大房间里挤满了人。穿黄衣的姑娘有一个在弹钢琴,她身旁站着一个高高的红发少妇,是从一个有名的歌舞团来的,正在那里唱歌。她已经喝了大量的香摈,在她唱歌的过程中她又不合时宜地认定一切都非常非常悲惨——她不仅在唱,而且还在哭。每逢曲中有停顿的地方,她就用抽抽噎噎的哭声来填补,然后又用震颤的女高音继续去唱歌词。眼泪沿着她的面颊往下流——可不是畅通无阻地流,因为眼泪一碰到画得浓浓的睫毛之后就变成了黑墨水,像两条黑色的小河似的慢慢地继续往下流。有人开玩笑,建议她唱脸上的那些音符,她听了这话把两手向上一甩,倒在一张椅子上,醉醺醺地呼呼大睡起来。

“她刚才跟一个自称是她丈夫的人打过一架。”我身旁一个姑娘解释说。

我向四周看看,剩下的女客现在多半都在跟她们所谓的丈夫吵架。连乔丹的那一伙,从东卵来的那四位,也由于意见不和而四分五裂了。男的当中有一个正在劲头十足地跟一个年轻的女演员交谈,他的妻子起先还保持尊严,装得满不在乎,想一笑置之,到后来完全垮了,就采取侧面攻击——不时突然出现在他身边,像一条袖脊蛇愤怒时口腔里发出嘶嘶声一般,对着他的耳朵从牙缝里挤出一句话:“你答应过的!”

舍不得回家的并不限于任性的男客。穿堂里此刻有两个毫无醉意的男客和他们怒气冲天的太太。两位太太略微提高了嗓子在互相表示同情。

“每次他一看见我玩得开心他就要回家。”

“我这辈子从来没见过有谁像他这么自私。”

“我们总是第一个走。”

“我们也是一样。”

“不过,今晚我们几乎是最后的了,”两个男的中的一个怯生生地说,“乐队半个钟头以前就走了。”

尽管两位太太一致认为这种恶毒心肠简直叫人难以置信,这场纠纷终于在一阵短短的揪斗中结束,两位太太都被抱了起来,两腿乱踢,消失在黑夜里。

我在穿堂里等我帽子的时候,图书室的门开了,乔丹·贝克和盖茨比一同走了出来。他还在跟她说最后一句话,可是这时有几个人走过来和他告别,他原先热切的态度陡然收敛,变成了拘谨。

乔丹那一伙人从阳台上不耐烦地喊她,可是她还逗留了片刻和我握手。

“我刚才听到一件最惊人的事情,”她出神地小声说,“我们在那里边待了多久?”

“哦,个把钟头。”

“这事……太惊人了,”她出神地重复说,“可是我发过誓不告诉别人,而我现在已经在逗你了。”她对着我的脸轻轻打了个阿欠,“有空请过来看我……电话簿……西古奈·霍华德太太名下……我的姑妈……”她一边说一边匆匆离去——她活泼地挥了一下那只晒得黑黑的手表示告别,然后就消失在门口她的那一伙人当中了。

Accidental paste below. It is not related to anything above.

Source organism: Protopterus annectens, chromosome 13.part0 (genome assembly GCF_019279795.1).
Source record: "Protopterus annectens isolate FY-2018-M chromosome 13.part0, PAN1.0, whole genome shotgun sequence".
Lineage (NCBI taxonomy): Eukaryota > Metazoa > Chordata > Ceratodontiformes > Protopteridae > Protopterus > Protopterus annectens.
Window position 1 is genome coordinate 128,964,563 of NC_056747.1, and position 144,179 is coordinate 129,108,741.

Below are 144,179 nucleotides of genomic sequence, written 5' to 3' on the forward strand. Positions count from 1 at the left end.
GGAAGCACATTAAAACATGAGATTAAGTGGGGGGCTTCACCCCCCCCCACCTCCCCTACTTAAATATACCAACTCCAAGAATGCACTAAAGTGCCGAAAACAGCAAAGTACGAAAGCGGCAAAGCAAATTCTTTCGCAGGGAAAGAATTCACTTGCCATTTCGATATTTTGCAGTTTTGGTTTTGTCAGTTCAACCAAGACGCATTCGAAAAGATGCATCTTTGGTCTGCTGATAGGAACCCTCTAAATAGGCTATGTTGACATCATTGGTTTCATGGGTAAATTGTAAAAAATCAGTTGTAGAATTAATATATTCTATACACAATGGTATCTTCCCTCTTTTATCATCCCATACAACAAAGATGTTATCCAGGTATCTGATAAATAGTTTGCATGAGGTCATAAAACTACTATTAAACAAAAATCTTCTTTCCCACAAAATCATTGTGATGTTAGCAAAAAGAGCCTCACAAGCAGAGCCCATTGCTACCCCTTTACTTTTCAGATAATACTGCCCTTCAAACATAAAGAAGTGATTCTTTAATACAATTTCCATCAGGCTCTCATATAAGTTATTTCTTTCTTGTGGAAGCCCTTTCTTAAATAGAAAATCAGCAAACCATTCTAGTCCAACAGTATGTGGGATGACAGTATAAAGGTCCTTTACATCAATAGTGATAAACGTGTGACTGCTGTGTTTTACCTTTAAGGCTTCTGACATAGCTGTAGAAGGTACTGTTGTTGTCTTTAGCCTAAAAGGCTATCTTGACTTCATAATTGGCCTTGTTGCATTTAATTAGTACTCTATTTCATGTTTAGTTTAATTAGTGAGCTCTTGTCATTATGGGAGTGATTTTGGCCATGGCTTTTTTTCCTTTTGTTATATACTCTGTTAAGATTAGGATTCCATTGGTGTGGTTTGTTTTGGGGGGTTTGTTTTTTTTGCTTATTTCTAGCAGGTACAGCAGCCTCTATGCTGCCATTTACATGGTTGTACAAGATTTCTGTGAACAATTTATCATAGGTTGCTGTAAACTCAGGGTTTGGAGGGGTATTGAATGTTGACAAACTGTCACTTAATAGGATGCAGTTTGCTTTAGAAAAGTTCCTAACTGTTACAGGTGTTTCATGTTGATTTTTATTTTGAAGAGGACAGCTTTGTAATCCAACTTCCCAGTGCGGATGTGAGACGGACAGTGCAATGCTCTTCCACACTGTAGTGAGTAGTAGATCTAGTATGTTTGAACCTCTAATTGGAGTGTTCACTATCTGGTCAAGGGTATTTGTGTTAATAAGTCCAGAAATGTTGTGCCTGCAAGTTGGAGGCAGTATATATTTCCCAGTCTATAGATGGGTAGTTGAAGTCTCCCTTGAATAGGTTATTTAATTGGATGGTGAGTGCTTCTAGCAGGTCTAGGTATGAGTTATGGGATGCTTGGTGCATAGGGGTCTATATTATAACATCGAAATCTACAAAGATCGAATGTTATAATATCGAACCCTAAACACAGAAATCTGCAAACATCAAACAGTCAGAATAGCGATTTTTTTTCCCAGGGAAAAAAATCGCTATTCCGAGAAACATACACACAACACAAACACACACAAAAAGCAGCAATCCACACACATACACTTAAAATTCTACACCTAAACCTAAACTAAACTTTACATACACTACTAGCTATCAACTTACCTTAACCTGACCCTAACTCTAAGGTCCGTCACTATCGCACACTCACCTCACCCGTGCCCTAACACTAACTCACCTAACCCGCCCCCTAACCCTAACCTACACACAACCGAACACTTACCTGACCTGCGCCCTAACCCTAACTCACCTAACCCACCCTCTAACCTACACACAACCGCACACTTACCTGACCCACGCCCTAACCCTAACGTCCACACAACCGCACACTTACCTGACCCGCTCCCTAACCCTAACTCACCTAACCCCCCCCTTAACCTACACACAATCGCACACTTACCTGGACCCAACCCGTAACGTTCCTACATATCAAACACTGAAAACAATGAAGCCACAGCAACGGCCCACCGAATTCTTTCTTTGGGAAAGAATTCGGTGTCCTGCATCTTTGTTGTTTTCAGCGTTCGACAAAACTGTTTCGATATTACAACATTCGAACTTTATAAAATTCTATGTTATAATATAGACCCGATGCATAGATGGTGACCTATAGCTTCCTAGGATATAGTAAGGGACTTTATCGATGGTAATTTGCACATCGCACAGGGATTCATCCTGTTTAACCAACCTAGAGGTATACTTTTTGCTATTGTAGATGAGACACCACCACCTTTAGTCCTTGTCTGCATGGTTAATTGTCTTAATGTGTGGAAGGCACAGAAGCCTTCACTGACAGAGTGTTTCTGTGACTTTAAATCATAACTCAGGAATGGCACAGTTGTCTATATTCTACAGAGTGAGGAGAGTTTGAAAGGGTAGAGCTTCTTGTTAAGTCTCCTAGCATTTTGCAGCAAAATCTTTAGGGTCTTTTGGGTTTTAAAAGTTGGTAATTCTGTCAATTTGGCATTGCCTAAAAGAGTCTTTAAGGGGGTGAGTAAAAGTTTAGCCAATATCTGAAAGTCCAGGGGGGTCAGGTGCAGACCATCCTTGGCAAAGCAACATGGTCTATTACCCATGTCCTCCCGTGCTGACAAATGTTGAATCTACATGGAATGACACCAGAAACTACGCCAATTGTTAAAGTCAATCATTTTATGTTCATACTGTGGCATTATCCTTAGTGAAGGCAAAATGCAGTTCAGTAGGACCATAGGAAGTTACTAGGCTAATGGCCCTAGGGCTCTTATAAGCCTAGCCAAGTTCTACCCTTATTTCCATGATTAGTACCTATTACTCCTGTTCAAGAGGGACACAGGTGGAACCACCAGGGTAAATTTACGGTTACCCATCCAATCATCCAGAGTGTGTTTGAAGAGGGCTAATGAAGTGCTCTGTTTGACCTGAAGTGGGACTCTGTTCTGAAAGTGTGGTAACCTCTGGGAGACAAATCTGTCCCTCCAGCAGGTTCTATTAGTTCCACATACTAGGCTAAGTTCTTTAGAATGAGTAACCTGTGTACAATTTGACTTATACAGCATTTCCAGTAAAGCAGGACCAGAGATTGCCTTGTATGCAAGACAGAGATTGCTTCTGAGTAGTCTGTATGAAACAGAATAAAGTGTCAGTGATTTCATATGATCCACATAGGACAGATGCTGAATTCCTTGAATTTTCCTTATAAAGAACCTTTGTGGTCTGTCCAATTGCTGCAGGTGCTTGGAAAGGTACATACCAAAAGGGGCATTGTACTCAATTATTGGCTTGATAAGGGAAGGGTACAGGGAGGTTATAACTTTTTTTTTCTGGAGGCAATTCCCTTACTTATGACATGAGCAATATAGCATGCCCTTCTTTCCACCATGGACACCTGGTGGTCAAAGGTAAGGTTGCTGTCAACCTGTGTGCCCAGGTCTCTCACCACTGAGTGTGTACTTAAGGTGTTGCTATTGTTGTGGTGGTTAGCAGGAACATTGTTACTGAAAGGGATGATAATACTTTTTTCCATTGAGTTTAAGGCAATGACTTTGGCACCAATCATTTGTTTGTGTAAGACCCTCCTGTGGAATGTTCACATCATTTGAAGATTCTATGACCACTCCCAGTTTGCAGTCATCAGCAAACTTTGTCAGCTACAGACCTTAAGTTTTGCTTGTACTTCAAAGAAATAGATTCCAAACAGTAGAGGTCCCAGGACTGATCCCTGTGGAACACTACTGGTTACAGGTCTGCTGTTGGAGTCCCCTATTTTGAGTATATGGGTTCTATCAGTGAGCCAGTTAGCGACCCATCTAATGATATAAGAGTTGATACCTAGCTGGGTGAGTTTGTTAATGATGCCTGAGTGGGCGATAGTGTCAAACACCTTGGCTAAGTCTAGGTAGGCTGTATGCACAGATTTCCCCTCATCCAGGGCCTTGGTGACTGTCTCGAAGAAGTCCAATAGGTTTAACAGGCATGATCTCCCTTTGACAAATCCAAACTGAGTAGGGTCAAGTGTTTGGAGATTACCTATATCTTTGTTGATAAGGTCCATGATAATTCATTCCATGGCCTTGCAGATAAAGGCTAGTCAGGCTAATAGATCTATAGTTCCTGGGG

我觉得怪难为情的,第一次来就待得这么晚,于是走到包围着盖茨比的最后几位客人那边去。我想要解释一下我一来就到处找过他,同时为刚才在花园里与他面对面却不知道他是何许人向他道歉。

“没有关系,”他恳切地嘱咐我。“别放在心上,老兄。”这个亲热的称呼还比不上非常友好地拍拍我肩膀的那只手所表示的亲热。“别忘了明天早上九点我们要乘水上飞机上人哩。”

接着男管家来了,站在他背后。

“先生,有一个找您的来自费城的长途电话。”

“好,就来。告诉他们我就来。晚安。”

“晚安。”

“晚安。”他微微一笑。突然之间,我待到最后才走,这其中好像含有愉快的深意,仿佛他是一直希望如此的。“晚安,老兄……晚安。”

可是,当我走下台阶时,我看到晚会还没有完全结束。离大门五十英尺,十几辆汽车的前灯照亮了一个不寻常的、闹哄哄的场面。在路旁的小沟里,右边向上,躺着一辆新的小轿车,可是一只轮子撞掉了。这辆车离开盖茨比的车道还不到两分钟,一堵墙的突出部分是造成车轮脱落的原因。现在有五六个好奇的司机在围观,可是,由于他们让自己的车于挡住了路,后面车子上的司机已经按了好久喇叭,一片刺耳的噪音更增添了整个场面本来就很严重的混乱。

一个穿着长风衣的男人已经从撞坏的车子里出来,此刻站在大路中间,从车子看到轮胎,又从轮胎看到旁观的人,脸上带着愉快而迷惑不解的表情。

“请看!”他解释道,“车子开到沟里去了。”

这个事实使他感到不胜惊奇。我先听出了那不平常的惊奇的口吻,然后认出了这个人——就是早先光顾盖茨比图书室的那一位。

“怎么搞的?”

他耸了耸肩膀。

“我对机械一窍不通。”他肯定地说。

“到底怎么搞的?你撞到墙上去了吗?”

“别问我,”“猫头鹰眼”说,把事情推脱得一干二净,“我不大懂开车—— 几乎一无所知。事情发生了,我就知道这一点。”

“既然你车子开得不好,那么你晚上就不应当试着开车嘛。”

“可是我连试也没试,”他气愤愤地解释,“我连试也没试啊。”

旁观的人听了都惊愕得说不出话来。

“你想自杀吗?”

“幸亏只是一只轮子!开车开得不好,还连试都不试!”

“你们不明白,”罪人解释说,“我没有开车。车子里还有一个人。”

这句声明所引起的震惊表现为一连声的“噢……啊……啊!”同时那辆小轿车的门也慢慢开了。人群——此刻已经是一大群了——不由得向后一退,等到车门敞开以后,又有片刻阴森可怕的停顿。然后,逐渐逐渐地,一部分一部分地,一个脸色煞白、摇来晃去的人从搞坏了的汽车里跨了出来,光伸出一只大舞鞋在地面上试探了几下。

这位幽灵被汽车前灯的亮光照得睁不开眼,又被一片汽车喇叭声吵得糊里糊涂,站在那里摇晃了一会儿才认出那个穿风衣的人。

“怎么啦?”他镇静地问道,“咱们没汽油了吗?”

“你瞧!”

五六个人用手指指向那脱落下来的车轮——他朝它瞪了一眼,然后抬头向上看,仿佛他怀疑轮子是从天上掉下来的。

“轮子掉下来了。”有一个人解释说。

他点点头。

“起先我还没发现咱们停下来了。”

过了一会儿,他深深吸了一口气,又挺起胸膛,用坚决的声音说:

“不知可不可以告诉我哪儿有加油站?”

至少有五六个人,其中有的比他稍微清醒一点,解释给他听,轮子和车子之间已经没有任何实质性的联系了。

“倒车,”过了一会儿他又出点子,“用倒车档。”

“叮是轮子掉啦!”

他迟疑了一会儿。

“试试也无妨嘛。”他说。

汽车喇叭的尖声怪叫达到了高潮,于是我掉转身,穿过草地回家。我回头望了一眼。一轮明月正照在盖茨比别墅的上面,使夜色跟光前一样美好。明月依旧,而欢声笑语已经从仍然光辉灿烂的花园里消失了。一股突然的空虚此刻好像从那些窗户和巨大的门里流出来,使主人的形象处于完全的孤立之中,他这时站在阳台上,举起一只手做出正式的告别姿势。

重读一遍以上所写的,我觉得我已经给人一种印象,好像相隔好几